The latest compensation survey from the MedicalGroup Management Association (www.mgma.com)points to some interesting factors affecting physicianincome. One of the most telling indicators is hospitalaffiliation. Doctors affiliated with medical schools orteaching hospitals have incomes that average about 7%lower than the overall physician population. The gap isnarrowest for family practitioners, just 1.5%, but is ashigh as 33% for specialties like hematology, radiology,oncology, and gastroenterology. Researchers theorizethat productivity for these specialties is higher innonacademic settings, while for family physicians productivityis about the same in both academic andnonacademic venues.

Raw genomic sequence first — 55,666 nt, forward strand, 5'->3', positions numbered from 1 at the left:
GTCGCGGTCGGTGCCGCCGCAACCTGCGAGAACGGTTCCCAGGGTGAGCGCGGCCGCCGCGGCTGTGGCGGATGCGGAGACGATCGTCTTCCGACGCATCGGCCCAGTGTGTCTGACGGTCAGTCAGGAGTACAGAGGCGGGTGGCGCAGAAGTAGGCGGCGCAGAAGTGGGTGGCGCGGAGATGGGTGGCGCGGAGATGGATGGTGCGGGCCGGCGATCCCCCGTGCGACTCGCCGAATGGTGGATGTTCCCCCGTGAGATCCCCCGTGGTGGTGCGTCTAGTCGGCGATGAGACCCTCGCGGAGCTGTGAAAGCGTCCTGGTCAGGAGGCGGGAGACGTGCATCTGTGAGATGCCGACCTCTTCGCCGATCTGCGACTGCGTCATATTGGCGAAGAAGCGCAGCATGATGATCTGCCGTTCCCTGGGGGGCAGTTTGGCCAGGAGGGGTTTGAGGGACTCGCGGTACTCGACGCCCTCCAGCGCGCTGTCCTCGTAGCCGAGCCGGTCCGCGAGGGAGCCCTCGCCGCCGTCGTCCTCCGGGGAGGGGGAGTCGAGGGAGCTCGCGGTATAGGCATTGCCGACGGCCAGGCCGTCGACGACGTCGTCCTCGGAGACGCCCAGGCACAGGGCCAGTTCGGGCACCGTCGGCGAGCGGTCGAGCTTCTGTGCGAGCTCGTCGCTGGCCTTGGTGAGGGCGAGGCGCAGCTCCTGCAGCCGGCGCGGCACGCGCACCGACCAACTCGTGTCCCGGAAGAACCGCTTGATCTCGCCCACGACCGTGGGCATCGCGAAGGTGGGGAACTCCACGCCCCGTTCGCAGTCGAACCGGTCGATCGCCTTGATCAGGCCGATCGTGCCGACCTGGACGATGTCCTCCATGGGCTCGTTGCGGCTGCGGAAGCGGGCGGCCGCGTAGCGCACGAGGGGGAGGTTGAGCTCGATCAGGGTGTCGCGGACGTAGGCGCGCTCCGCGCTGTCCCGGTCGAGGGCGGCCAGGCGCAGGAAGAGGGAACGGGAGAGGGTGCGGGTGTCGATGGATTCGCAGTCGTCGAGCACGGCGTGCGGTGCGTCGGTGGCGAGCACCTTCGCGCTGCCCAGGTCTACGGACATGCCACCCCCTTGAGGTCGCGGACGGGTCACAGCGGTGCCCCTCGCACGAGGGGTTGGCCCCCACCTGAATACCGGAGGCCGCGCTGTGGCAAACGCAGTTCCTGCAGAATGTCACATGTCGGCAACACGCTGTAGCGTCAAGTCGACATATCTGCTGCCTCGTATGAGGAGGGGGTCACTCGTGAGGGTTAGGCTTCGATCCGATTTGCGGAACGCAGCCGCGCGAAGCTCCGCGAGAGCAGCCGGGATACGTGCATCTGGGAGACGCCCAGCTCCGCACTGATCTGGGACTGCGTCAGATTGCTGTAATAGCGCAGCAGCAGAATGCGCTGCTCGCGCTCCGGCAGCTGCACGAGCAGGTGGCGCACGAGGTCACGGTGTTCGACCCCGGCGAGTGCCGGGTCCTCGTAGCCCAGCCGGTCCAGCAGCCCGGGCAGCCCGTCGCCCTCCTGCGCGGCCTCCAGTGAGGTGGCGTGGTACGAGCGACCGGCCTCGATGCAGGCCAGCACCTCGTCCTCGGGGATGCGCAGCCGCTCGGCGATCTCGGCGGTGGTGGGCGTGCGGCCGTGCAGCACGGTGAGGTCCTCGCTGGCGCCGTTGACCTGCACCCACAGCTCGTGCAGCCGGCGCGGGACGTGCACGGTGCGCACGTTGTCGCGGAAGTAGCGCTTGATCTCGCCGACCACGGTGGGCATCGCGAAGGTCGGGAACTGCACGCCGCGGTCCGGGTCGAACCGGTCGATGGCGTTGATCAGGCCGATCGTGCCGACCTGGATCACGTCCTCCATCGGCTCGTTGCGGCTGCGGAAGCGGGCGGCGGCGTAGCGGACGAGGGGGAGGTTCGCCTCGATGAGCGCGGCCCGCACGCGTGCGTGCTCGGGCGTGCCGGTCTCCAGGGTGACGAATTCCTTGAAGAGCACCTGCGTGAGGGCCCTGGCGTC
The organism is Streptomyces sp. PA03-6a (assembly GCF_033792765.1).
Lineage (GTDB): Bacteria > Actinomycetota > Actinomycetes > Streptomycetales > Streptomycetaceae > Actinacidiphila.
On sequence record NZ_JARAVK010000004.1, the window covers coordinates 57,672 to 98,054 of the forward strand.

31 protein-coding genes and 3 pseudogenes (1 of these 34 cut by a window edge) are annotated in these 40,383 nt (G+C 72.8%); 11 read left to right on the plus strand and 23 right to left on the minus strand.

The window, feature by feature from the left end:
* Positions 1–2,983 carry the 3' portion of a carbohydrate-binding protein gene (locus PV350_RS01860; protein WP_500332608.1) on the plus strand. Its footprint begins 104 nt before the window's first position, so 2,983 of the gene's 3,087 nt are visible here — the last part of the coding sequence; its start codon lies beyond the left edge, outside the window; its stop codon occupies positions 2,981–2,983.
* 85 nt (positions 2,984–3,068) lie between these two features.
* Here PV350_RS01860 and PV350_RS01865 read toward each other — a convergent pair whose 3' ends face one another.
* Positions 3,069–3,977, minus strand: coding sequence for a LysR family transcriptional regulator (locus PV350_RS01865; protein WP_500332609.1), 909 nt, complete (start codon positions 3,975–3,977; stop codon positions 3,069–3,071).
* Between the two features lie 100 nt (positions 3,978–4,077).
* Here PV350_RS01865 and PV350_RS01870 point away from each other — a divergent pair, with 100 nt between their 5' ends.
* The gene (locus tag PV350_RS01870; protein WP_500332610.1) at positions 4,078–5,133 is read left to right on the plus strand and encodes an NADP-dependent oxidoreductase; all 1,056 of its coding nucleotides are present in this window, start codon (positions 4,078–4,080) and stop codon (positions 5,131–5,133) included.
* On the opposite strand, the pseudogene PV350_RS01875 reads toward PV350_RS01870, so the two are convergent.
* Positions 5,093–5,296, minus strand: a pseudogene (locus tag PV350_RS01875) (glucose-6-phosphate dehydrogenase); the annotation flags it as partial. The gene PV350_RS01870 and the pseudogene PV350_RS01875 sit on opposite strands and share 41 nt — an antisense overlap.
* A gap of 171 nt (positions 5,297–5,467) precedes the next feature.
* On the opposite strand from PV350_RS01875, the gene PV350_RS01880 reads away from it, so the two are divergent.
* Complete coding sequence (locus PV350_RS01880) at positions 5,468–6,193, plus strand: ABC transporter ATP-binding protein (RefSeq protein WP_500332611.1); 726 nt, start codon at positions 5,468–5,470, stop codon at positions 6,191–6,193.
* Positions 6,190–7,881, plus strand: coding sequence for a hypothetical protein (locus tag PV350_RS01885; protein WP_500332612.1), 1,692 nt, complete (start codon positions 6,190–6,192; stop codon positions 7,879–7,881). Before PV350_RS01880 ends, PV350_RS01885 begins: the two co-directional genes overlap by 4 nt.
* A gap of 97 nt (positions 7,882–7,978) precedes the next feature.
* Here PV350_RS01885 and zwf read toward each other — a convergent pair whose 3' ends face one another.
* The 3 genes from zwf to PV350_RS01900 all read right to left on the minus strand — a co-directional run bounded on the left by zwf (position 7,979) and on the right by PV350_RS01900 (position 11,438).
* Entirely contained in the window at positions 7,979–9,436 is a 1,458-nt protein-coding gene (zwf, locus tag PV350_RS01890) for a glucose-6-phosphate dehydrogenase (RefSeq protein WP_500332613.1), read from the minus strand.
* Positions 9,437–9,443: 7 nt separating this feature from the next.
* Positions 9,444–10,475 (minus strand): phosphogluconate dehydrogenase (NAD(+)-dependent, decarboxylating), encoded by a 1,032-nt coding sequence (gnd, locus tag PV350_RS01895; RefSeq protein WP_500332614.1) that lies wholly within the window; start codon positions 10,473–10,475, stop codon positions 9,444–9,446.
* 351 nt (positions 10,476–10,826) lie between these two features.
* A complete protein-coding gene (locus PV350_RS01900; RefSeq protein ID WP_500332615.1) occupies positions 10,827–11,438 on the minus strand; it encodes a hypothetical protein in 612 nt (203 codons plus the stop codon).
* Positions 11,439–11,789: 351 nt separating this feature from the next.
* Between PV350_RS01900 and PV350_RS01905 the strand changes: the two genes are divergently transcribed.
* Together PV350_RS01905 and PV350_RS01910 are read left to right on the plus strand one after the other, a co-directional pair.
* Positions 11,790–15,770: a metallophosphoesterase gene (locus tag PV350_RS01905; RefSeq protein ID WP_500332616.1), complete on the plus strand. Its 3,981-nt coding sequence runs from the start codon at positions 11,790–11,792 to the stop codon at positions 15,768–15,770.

Another finding showed that doctors who are paidon the basis of productivity rather than receiving astraight salary tend to have higher incomes, especiallyfor specialties like cardiology and gastroenterology.Part-time physicians in specialties like family practiceand radiology do not have any difference in compensationcompared with their full-time counterparts, butin specialties that tend toward productivity-based compensation,like cardiology and obstetrics/gynecology,compensation for part-timers lags that of full-time doctors.Part-time cardiologists, for example, make 14.2%less than those working full-time, while compensationfor part-time OB/GYN doctors trails that of full-timersby more than 12%.